Last Wednesday, Volkswagen ended the production of its ubiquitous Volkswagen Beetle. The last Beetle was rolled out of the assembly line at the Volkswagen factory in Puebla, Mexico, and now customers have lost yet another affordable 2-door coupé.
The iconic Beetle was first produced in 1938 in Germany as a cheap family car. A rebranding by Allies after World War II saw the Volkswagen become a popular car used to bolster the German economy. The rebranding campaigns worked spectacularly, and it soon became a car beloved by all once it hit American markets.
From hippies to housewives, 5 million were sold in the United States, and 21.5 million worldwide over decades–the longest-running car on a single platform. Having won public affection, the Beetle gave birth to an entire line of rear-engine vehicles from the 1950 “Type 2” bus, the preferred ride synonymous with the Summer of Love, to family cars in the late 1960s.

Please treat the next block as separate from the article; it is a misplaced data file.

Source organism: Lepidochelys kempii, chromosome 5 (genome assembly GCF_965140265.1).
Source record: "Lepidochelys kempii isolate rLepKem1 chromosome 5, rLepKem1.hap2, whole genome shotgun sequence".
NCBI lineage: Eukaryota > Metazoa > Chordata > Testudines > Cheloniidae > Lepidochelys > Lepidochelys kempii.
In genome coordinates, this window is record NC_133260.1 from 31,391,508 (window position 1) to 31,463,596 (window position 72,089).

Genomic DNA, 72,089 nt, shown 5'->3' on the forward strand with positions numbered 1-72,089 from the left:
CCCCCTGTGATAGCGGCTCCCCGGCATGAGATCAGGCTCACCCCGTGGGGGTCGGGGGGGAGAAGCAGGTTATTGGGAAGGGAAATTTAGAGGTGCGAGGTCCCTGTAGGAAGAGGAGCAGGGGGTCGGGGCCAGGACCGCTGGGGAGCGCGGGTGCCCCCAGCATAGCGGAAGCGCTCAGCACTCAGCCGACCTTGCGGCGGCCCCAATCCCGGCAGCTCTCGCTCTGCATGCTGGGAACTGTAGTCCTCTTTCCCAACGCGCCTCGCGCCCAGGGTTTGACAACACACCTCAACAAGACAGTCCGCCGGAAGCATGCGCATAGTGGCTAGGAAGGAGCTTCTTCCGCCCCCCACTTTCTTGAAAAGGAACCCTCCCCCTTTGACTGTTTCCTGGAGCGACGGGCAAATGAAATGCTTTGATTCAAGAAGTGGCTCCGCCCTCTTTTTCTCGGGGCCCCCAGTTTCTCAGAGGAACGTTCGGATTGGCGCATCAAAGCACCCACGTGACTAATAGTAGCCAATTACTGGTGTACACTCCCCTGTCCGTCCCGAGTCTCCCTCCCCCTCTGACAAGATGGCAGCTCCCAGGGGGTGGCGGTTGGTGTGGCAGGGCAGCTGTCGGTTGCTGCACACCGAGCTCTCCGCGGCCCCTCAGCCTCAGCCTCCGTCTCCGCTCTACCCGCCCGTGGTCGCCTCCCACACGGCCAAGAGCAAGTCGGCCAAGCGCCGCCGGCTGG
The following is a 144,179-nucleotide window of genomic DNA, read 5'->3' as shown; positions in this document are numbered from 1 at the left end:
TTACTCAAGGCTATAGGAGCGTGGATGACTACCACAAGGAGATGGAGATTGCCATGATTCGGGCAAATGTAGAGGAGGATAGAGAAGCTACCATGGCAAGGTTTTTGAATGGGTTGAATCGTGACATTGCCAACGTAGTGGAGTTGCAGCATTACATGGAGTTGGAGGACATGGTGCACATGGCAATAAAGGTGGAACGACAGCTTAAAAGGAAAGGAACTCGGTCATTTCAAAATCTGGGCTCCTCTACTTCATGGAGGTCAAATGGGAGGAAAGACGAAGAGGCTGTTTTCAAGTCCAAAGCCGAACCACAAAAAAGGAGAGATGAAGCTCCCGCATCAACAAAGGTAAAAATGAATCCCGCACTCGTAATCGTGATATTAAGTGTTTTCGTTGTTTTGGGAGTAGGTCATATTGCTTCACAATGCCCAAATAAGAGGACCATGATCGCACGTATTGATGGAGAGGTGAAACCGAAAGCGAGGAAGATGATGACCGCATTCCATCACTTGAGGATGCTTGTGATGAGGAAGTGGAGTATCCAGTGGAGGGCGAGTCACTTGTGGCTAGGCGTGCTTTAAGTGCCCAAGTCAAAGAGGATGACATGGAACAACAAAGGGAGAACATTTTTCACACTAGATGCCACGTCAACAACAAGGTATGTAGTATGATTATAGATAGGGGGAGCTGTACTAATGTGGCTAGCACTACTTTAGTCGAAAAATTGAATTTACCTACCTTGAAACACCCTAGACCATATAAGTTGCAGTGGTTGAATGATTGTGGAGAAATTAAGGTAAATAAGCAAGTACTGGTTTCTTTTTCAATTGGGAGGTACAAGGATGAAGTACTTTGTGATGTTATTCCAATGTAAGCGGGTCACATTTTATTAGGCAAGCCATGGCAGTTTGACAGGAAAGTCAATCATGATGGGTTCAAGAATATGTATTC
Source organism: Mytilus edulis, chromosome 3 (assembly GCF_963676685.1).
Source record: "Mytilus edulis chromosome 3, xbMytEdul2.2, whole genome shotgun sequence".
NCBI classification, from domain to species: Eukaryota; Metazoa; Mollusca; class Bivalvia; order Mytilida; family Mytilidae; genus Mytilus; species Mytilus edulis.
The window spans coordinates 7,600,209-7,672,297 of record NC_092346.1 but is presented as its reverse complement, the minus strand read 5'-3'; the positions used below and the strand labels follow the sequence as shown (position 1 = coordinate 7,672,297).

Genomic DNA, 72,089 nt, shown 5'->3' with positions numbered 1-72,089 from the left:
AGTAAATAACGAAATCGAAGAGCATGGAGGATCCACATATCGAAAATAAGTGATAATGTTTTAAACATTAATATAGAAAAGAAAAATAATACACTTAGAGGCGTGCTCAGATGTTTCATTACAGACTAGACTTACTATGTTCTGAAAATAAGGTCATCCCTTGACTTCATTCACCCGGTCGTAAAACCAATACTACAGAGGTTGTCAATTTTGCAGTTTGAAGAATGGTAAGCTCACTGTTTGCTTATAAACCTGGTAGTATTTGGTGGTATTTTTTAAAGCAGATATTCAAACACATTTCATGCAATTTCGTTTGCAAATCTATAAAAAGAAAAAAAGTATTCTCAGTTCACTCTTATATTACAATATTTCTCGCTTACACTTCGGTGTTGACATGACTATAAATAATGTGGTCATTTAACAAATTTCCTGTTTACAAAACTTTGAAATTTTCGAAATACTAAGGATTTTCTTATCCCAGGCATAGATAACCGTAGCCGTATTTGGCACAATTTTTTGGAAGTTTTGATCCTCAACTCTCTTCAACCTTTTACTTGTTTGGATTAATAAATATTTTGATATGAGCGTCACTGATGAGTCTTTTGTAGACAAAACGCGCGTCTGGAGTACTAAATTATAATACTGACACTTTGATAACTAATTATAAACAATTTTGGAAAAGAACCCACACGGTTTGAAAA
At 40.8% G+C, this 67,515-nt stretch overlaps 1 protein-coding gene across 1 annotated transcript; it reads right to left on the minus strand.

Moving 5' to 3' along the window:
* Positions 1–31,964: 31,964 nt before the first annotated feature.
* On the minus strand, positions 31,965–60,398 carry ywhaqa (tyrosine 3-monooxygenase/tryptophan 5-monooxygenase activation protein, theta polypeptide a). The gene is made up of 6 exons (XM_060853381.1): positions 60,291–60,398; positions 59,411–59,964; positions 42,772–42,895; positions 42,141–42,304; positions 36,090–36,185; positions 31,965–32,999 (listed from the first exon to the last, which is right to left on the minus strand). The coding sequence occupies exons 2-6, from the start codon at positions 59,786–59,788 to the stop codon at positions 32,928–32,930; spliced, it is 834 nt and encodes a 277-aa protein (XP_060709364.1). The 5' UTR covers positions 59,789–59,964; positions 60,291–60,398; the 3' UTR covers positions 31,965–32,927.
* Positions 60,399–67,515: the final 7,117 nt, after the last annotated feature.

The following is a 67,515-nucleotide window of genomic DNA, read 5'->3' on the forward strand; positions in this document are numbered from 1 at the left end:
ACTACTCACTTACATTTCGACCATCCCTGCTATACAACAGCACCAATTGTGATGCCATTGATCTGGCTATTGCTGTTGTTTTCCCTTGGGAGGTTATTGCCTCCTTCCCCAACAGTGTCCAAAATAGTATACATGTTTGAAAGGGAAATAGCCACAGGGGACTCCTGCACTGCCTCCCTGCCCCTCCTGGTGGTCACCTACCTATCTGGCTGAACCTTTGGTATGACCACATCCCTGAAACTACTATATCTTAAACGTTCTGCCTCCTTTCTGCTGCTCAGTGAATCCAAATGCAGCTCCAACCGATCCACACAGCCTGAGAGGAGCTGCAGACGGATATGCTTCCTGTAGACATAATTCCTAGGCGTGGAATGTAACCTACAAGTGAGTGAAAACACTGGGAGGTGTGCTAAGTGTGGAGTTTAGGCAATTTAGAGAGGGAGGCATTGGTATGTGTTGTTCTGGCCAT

The model was a hit when it returned to U.S showrooms in 1998, however sales hit an all-time low in 2010 and have since struggled to regain popularity.
“The loss of the Beetle after three generations and almost seven decades should provoke a wide variety of emotions,” said Steffen Reiche, the CEO of Volkswagen Mexico.
The factory in Puebla will now be used to make Volkswagen’s new SUV model.